SPOKANE, Wash. -- Two professors from the Inland Northwest know South Africa quite well, and on Thursday shared their memories of Nelson Mandela and what his legacy means for the world.
Dr. Sheila Woodward is the music chair at Eastern Washington University. Woodward was part of a musical performance in front of the former South African leader.
"Music played a very powerful role in the freedom struggle," Woodward said. "The press was censored. So much of what was happening was not allowed to [be] viewed on the news media so they told the story through songs."
Whitworth University Professor Dr. John Yoder has spent a lifetime studying South African politics. Yoder said his first trip to the country with students in 1994 was nerve racking. Elections were looming, the government was not stable and there was random violence across the country.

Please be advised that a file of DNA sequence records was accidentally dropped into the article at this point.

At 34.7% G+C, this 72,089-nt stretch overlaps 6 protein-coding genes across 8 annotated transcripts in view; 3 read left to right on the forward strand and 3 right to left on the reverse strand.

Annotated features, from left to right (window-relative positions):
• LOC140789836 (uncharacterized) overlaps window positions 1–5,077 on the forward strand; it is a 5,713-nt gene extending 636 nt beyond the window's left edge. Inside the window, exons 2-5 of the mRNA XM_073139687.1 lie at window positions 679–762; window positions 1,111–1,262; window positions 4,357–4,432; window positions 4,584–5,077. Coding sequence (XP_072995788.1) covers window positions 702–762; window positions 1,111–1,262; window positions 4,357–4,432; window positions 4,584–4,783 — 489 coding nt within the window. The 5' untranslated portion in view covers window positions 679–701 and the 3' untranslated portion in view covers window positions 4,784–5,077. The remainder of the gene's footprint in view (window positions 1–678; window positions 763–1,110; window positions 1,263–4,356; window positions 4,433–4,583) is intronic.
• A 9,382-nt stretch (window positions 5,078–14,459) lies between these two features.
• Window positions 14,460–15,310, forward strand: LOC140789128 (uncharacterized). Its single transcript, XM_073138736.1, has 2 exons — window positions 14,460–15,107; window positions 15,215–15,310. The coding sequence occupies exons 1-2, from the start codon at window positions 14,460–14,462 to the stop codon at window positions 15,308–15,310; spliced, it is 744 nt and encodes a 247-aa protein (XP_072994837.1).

"In 1994, when we went for the first time, the issue was really 'what would the transition be like?" said Yoder. "Would it be peaceful? Would a new government be able to address the problem faced? Would the government be competent?"
Both professors agreed Nelson Mandela's legacy is one of peace, bridge building, and love of all people.
"Mandela stood for forgiveness and he made forgiveness a political reality," said Yoder. "That's been a model that's been taken around the world."
"[Mandela's legacy is] to follow his philosophies that we must forgive but not forget," added Woodward. "He believed in reconciliation, in telling the truth but then reconciling rather than having retribution."
Nelson Mandela died at his home in South Africa Thursday after several months of ongoing health problems. He was 95.